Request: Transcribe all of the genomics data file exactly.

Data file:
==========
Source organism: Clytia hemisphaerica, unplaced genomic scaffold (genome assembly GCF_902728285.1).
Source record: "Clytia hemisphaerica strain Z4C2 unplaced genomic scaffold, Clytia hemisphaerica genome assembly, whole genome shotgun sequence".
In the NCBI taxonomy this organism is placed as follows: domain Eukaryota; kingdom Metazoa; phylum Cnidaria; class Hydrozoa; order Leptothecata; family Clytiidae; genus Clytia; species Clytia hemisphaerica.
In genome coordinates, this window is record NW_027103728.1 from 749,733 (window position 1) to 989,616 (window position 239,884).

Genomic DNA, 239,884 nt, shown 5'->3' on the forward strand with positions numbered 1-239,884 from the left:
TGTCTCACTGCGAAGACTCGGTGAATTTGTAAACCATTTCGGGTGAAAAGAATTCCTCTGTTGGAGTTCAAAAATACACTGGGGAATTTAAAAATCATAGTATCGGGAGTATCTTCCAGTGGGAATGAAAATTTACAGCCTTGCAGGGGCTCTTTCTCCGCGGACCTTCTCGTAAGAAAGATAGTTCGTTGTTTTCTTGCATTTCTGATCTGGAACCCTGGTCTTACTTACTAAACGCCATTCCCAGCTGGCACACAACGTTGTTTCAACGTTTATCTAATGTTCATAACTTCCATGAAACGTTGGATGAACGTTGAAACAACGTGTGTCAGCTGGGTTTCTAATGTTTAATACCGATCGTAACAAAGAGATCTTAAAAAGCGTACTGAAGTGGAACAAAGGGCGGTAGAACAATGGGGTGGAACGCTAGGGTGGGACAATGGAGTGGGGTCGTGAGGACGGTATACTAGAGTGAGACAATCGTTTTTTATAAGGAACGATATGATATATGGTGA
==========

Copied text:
Source organism: Clytia hemisphaerica, unplaced genomic scaffold (genome assembly GCF_902728285.1).
Source record: "Clytia hemisphaerica strain Z4C2 unplaced genomic scaffold, Clytia hemisphaerica genome assembly, whole genome shotgun sequence".
In the NCBI taxonomy this organism is placed as follows: domain Eukaryota; kingdom Metazoa; phylum Cnidaria; class Hydrozoa; order Leptothecata; family Clytiidae; genus Clytia; species Clytia hemisphaerica.
In genome coordinates, this window is record NW_027103728.1 from 749,733 (window position 1) to 989,616 (window position 239,884).

Genomic DNA, 239,884 nt, shown 5'->3' on the forward strand with positions numbered 1-239,884 from the left:
TGTCTCACTGCGAAGACTCGGTGAATTTGTAAACCATTTCGGGTGAAAAGAATTCCTCTGTTGGAGTTCAAAAATACACTGGGGAATTTAAAAATCATAGTATCGGGAGTATCTTCCAGTGGGAATGAAAATTTACAGCCTTGCAGGGGCTCTTTCTCCGCGGACCTTCTCGTAAGAAAGATAGTTCGTTGTTTTCTTGCATTTCTGATCTGGAACCCTGGTCTTACTTACTAAACGCCATTCCCAGCTGGCACACAACGTTGTTTCAACGTTTATCTAATGTTCATAACTTCCATGAAACGTTGGATGAACGTTGAAACAACGTGTGTCAGCTGGGTTTCTAATGTTTAATACCGATCGTAACAAAGAGATCTTAAAAAGCGTACTGAAGTGGAACAAAGGGCGGTAGAACAATGGGGTGGAACGCTAGGGTGGGACAATGGAGTGGGGTCGTGAGGACGGTATACTAGAGTGAGACAATCGTTTTTTATAAGGAACGATATGATATATGGTGA